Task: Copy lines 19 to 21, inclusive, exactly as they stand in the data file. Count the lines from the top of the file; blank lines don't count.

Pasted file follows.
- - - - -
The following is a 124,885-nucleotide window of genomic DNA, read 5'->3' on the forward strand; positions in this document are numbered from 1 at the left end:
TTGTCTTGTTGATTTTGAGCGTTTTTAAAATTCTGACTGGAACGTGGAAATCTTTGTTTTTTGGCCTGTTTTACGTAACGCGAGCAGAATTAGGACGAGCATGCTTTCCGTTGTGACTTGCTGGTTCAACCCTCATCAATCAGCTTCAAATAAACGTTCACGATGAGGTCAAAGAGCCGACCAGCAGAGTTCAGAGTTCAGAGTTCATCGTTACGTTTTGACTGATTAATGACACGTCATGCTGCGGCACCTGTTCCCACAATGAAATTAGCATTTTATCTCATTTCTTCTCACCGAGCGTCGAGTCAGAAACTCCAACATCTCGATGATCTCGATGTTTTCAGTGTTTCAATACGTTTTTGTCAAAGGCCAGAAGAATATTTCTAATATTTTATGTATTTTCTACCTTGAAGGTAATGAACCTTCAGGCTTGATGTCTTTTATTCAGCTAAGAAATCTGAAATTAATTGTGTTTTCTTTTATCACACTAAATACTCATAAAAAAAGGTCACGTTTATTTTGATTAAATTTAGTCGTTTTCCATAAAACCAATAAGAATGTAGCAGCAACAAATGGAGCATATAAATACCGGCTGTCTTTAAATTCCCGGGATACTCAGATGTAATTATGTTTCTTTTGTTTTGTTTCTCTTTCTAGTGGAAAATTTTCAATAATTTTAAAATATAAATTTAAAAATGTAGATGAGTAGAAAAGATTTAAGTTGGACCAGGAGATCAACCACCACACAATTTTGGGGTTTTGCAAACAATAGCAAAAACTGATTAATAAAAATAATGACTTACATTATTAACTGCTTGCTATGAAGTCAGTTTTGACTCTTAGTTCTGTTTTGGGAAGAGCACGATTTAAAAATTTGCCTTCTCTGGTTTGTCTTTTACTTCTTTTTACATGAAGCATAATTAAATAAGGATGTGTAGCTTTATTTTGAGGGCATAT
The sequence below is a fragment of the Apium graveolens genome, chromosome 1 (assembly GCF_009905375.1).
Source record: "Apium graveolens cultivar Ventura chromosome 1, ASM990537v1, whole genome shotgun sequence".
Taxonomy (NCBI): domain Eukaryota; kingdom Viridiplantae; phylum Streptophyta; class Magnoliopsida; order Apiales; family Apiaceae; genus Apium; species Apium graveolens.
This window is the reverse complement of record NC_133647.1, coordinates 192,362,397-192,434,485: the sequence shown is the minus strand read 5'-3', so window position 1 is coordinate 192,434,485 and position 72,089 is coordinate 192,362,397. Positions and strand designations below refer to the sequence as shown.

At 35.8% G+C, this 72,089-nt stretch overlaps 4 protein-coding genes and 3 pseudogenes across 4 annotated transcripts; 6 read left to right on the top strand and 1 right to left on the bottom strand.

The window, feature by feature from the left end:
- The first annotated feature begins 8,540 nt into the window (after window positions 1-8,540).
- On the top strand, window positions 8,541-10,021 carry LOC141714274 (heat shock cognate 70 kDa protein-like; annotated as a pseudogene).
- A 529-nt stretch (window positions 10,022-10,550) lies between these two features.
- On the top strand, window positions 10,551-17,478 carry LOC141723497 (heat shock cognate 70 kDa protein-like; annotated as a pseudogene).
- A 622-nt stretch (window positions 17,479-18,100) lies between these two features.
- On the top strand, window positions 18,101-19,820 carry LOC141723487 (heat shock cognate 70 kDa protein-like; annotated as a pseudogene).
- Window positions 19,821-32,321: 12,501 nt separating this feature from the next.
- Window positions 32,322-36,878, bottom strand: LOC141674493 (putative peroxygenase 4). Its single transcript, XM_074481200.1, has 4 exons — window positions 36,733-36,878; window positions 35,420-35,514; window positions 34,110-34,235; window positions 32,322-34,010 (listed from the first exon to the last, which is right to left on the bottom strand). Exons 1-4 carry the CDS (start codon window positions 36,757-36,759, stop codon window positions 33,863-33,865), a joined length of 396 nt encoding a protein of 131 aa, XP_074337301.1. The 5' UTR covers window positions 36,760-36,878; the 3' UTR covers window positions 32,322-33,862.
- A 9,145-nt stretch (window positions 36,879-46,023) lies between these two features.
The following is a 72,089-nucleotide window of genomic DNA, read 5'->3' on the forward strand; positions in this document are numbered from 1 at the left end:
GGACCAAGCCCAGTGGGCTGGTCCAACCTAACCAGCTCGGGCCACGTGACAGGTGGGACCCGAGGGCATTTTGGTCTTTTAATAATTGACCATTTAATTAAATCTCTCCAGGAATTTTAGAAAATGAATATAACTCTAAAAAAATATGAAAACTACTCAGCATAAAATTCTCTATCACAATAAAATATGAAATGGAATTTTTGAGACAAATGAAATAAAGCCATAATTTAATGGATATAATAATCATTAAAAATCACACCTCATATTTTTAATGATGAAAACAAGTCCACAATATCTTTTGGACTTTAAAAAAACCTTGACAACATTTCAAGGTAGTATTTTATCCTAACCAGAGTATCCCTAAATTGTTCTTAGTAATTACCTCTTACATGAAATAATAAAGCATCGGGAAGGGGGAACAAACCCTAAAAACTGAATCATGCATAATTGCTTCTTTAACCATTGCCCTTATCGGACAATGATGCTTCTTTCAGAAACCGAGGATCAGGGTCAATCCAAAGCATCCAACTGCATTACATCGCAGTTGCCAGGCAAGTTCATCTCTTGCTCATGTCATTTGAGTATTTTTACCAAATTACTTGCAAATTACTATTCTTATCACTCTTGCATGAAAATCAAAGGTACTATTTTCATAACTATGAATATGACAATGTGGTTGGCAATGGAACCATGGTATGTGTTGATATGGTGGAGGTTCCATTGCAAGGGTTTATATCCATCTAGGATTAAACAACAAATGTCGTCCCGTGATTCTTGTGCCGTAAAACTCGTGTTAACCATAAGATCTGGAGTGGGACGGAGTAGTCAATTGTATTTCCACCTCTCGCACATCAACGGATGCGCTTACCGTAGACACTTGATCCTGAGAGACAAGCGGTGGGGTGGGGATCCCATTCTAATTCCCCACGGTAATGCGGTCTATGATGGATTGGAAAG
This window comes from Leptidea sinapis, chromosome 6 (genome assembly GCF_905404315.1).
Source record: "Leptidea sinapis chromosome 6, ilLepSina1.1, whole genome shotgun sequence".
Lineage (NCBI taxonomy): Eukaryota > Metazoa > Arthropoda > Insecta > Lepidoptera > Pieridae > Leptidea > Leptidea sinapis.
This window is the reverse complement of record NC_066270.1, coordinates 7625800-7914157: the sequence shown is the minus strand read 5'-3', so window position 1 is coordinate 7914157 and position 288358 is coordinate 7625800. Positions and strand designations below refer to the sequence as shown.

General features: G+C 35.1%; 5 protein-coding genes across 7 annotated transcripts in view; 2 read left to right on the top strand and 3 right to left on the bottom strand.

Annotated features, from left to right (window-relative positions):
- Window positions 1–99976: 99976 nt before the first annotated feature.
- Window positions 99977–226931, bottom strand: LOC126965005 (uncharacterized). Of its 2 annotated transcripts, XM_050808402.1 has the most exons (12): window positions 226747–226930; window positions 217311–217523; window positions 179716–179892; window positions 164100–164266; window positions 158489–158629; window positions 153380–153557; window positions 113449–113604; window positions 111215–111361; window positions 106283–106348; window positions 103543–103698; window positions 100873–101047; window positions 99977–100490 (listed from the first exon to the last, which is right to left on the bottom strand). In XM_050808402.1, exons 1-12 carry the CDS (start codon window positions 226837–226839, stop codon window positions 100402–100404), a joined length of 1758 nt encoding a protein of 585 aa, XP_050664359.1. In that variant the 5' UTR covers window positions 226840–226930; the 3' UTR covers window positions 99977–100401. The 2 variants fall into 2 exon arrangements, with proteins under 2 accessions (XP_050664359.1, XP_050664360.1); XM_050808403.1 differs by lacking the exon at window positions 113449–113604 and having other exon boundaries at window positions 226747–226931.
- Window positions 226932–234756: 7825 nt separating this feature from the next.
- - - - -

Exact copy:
GGACCAAGCCCAGTGGGCTGGTCCAACCTAACCAGCTCGGGCCACGTGACAGGTGGGACCCGAGGGCATTTTGGTCTTTTAATAATTGACCATTTAATTAAATCTCTCCAGGAATTTTAGAAAATGAATATAACTCTAAAAAAATATGAAAACTACTCAGCATAAAATTCTCTATCACAATAAAATATGAAATGGAATTTTTGAGACAAATGAAATAAAGCCATAATTTAATGGATATAATAATCATTAAAAATCACACCTCATATTTTTAATGATGAAAACAAGTCCACAATATCTTTTGGACTTTAAAAAAACCTTGACAACATTTCAAGGTAGTATTTTATCCTAACCAGAGTATCCCTAAATTGTTCTTAGTAATTACCTCTTACATGAAATAATAAAGCATCGGGAAGGGGGAACAAACCCTAAAAACTGAATCATGCATAATTGCTTCTTTAACCATTGCCCTTATCGGACAATGATGCTTCTTTCAGAAACCGAGGATCAGGGTCAATCCAAAGCATCCAACTGCATTACATCGCAGTTGCCAGGCAAGTTCATCTCTTGCTCATGTCATTTGAGTATTTTTACCAAATTACTTGCAAATTACTATTCTTATCACTCTTGCATGAAAATCAAAGGTACTATTTTCATAACTATGAATATGACAATGTGGTTGGCAATGGAACCATGGTATGTGTTGATATGGTGGAGGTTCCATTGCAAGGGTTTATATCCATCTAGGATTAAACAACAAATGTCGTCCCGTGATTCTTGTGCCGTAAAACTCGTGTTAACCATAAGATCTGGAGTGGGACGGAGTAGTCAATTGTATTTCCACCTCTCGCACATCAACGGATGCGCTTACCGTAGACACTTGATCCTGAGAGACAAGCGGTGGGGTGGGGATCCCATTCTAATTCCCCACGGTAATGCGGTCTATGATGGATTGGAAAG
This window comes from Leptidea sinapis, chromosome 6 (genome assembly GCF_905404315.1).
Source record: "Leptidea sinapis chromosome 6, ilLepSina1.1, whole genome shotgun sequence".